…and so let the rejection letters begin!

As of 5Am this morning, Earldust has been pitched to an agent.

Now that you digested that good news, I’m sadly obliged to drown you in a cold bath of reality: it doesn’t necessarily bring me any closer to publication than I was yesterday. Why? It’s statistically highly likely that the agent will reject it. Agents reject the majority of material they receive, and for many different reasons. Some may feel that the submitted material is sloppy, their portfolios may already be full of other 20-something year old penniless students, or they may feel just feel that there isn’t a demand for this type of novel at the moment. It truly is a case of “hope for the best, prepare for the worst.”

Nonetheless it still is a step forward in its own right. Though I’ll continue to periodically scour this manuscript for typos over the next few weeks/months, Earldust is going to still have the same structure in ten years time as it does today. In other words – it’s finished, which brings its own feeling of relief. I can now focus on other writing projects which I’ve neglected for too long.

And there is another thing I can feel positive about in terms of my overall prospects – there is only one direction I can possibly move from here – forwards. I’m still at a fairly flexible age, where even if I fail to get published, I can still pursue another career, and return to writing at another date – possibly after retirement. Unlike many less fortunate writers out there, rejection letters won’t close any doors I haven’t accounted for already.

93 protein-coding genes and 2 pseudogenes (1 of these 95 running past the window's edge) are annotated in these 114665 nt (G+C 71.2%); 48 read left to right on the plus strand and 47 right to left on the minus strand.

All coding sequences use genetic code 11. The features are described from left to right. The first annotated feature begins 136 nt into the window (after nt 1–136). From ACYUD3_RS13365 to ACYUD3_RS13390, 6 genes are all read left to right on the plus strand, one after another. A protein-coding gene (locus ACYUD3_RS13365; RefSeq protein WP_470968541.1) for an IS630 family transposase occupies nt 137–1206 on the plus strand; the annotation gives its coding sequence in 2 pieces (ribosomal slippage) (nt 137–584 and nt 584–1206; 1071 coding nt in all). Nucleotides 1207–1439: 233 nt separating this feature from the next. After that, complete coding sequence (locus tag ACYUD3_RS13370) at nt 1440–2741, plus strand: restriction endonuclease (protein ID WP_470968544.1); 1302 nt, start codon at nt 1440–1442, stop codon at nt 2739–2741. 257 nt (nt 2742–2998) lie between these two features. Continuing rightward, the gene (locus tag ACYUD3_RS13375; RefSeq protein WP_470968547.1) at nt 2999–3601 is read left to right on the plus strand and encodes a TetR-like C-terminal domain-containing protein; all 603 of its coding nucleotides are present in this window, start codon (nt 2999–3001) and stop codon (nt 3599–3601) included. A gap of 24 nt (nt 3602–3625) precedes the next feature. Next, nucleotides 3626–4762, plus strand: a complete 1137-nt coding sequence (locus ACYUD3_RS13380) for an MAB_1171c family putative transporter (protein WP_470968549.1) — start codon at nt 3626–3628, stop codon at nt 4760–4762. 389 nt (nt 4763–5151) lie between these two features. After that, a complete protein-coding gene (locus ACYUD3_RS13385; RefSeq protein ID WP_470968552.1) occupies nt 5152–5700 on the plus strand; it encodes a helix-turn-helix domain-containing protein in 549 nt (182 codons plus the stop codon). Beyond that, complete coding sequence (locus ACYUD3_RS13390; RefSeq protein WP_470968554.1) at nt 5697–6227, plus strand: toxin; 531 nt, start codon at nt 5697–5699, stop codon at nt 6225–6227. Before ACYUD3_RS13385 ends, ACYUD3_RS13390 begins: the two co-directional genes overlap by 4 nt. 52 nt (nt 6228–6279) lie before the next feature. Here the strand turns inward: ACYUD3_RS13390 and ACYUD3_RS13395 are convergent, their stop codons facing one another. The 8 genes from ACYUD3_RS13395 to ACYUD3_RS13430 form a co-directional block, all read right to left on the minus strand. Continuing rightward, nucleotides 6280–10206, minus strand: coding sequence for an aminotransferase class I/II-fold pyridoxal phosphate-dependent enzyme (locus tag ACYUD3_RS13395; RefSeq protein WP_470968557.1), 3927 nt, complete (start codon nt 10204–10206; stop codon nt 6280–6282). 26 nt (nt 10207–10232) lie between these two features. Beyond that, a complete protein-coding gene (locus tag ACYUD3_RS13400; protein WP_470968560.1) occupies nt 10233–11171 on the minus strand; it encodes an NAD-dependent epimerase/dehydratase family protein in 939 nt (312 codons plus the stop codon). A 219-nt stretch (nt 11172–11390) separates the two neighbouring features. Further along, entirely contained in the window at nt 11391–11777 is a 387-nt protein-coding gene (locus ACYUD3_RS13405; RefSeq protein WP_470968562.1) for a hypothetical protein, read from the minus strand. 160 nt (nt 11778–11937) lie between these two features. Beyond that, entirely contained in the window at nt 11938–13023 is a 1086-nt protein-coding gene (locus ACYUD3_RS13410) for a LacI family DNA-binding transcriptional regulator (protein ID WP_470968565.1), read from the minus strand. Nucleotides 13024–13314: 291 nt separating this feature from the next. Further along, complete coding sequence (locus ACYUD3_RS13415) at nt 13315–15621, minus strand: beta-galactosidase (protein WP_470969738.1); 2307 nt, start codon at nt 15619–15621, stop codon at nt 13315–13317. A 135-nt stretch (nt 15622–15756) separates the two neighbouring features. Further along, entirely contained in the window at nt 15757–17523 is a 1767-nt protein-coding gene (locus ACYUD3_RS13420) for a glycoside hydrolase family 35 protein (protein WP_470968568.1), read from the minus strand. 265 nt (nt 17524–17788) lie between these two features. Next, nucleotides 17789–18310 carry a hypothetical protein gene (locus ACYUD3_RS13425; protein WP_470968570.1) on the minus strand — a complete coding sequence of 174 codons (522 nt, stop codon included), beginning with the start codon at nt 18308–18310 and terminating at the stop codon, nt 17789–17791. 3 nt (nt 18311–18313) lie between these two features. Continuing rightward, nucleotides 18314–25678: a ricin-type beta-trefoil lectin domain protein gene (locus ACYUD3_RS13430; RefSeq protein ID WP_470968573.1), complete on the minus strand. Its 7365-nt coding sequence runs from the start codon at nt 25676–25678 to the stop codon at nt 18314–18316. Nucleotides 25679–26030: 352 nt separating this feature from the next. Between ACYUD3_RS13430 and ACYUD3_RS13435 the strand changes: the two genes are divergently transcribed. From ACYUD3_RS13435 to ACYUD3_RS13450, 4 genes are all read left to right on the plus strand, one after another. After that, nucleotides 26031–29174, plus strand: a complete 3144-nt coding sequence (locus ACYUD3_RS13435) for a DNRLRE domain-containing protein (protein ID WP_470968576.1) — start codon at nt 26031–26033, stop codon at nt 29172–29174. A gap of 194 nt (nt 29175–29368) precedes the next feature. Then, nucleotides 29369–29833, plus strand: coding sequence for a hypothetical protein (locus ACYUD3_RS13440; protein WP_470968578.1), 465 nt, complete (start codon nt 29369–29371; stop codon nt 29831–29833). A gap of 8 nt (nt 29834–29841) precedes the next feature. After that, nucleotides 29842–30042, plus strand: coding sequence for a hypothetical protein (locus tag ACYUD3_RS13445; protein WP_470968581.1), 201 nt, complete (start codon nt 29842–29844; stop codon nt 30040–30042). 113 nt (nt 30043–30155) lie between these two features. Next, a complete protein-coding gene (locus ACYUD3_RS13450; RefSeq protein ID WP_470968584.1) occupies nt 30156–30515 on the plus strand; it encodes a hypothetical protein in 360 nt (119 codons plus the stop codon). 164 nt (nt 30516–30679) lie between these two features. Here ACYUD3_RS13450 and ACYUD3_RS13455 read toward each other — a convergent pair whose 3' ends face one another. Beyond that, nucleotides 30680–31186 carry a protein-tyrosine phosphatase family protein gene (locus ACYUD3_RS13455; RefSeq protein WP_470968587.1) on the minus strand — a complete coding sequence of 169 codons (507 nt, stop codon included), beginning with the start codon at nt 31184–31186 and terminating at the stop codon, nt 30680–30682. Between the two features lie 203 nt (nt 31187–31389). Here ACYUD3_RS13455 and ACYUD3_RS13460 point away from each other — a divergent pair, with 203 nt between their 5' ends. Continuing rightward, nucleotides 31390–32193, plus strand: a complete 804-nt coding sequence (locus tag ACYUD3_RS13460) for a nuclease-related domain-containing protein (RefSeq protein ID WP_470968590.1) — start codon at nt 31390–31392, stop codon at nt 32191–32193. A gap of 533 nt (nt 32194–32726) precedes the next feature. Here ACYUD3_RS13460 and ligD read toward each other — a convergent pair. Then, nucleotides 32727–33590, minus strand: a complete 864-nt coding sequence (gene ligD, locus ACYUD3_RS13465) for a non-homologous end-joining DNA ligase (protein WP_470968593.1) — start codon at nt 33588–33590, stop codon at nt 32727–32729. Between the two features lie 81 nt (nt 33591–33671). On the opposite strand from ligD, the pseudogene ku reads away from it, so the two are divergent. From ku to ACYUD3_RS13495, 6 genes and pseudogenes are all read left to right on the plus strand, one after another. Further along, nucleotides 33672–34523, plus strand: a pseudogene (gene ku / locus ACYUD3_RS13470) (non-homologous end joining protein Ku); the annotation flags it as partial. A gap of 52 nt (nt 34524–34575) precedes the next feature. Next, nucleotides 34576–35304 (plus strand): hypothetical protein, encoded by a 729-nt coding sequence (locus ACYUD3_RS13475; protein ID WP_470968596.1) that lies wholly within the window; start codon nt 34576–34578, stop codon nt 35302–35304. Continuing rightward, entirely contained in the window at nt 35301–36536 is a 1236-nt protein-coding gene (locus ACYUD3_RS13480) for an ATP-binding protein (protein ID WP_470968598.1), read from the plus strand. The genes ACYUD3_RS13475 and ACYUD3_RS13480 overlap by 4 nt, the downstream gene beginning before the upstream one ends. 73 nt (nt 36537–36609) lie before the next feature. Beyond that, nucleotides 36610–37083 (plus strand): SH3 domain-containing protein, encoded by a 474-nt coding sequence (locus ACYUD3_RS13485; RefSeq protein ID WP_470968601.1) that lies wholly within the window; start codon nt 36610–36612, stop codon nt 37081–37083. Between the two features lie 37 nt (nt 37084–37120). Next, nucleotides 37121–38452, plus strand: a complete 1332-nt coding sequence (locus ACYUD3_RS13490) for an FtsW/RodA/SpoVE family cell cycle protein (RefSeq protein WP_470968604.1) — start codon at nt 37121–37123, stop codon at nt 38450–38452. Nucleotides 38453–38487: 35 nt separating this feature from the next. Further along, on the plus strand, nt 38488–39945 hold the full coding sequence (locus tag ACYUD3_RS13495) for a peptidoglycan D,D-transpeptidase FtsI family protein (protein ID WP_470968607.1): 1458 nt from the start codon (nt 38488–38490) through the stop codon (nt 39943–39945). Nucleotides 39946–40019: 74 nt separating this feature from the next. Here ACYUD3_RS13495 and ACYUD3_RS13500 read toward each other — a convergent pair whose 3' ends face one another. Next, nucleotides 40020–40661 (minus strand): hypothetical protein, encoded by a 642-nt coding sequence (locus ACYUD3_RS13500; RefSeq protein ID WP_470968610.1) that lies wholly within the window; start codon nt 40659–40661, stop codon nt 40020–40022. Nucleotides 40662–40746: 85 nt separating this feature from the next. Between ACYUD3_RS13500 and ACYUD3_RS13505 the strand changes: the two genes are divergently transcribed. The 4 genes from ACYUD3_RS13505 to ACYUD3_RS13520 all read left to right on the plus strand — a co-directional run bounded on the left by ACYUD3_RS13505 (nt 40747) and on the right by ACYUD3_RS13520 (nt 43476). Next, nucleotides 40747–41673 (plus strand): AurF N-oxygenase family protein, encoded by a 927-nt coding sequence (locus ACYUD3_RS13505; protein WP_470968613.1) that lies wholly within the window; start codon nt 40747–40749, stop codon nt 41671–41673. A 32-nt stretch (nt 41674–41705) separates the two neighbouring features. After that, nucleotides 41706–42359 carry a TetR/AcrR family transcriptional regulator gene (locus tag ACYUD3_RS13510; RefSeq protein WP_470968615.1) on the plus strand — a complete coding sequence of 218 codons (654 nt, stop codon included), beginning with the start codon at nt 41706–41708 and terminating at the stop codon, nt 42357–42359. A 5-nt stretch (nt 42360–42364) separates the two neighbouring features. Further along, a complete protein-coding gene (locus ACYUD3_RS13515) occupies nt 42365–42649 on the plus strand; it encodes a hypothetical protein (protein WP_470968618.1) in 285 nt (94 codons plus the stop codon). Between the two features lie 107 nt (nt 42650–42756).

If Earldust isn’t accepted by any agent in Ireland and the United Kingdom – or if it is accepted by an agent and rejected by publishers, then I’ll make it available for free online. So one way or another, you’ll be able to read it in the next two years. And in the end, isn’t that the main thing?

  1. WOW!! You’ve written a NOVEL!! That’s amazing. If I ever manage the same, that in itself will be a life goal achieved, regardless of whether any agent accepts it! So you should be very, very proud. Also, if it’s any consolation, the best stuff never seems to get published easily! Keep at it. And you’re right to be pragmatic. Who knows, the dull 9-5 of a sustaining office job might feed inspiration at night 🙂

    • Thanks Kate! It’s actually the second novel that I’ve written, but the first shall never see the light of day, so I suppose that in that sense it’s a first.Writing a novel is just a matter of sitting down and continuing along one somewhat convoluted and meandering train of thought from the first paragraph until the last – despite your growing misgivings about the logic behind said train of thought, and where it is leading you.

      I’m actually banking on the dull 9-5 office job providing me with a good pension so that I can go back to writing after retirement. However who knows, you might even be right about that.Some books could just appear on the shelves of Hodges Figgis under a pseudonym, in which the primary antagonist bears striking resemblance to my boss. 😛

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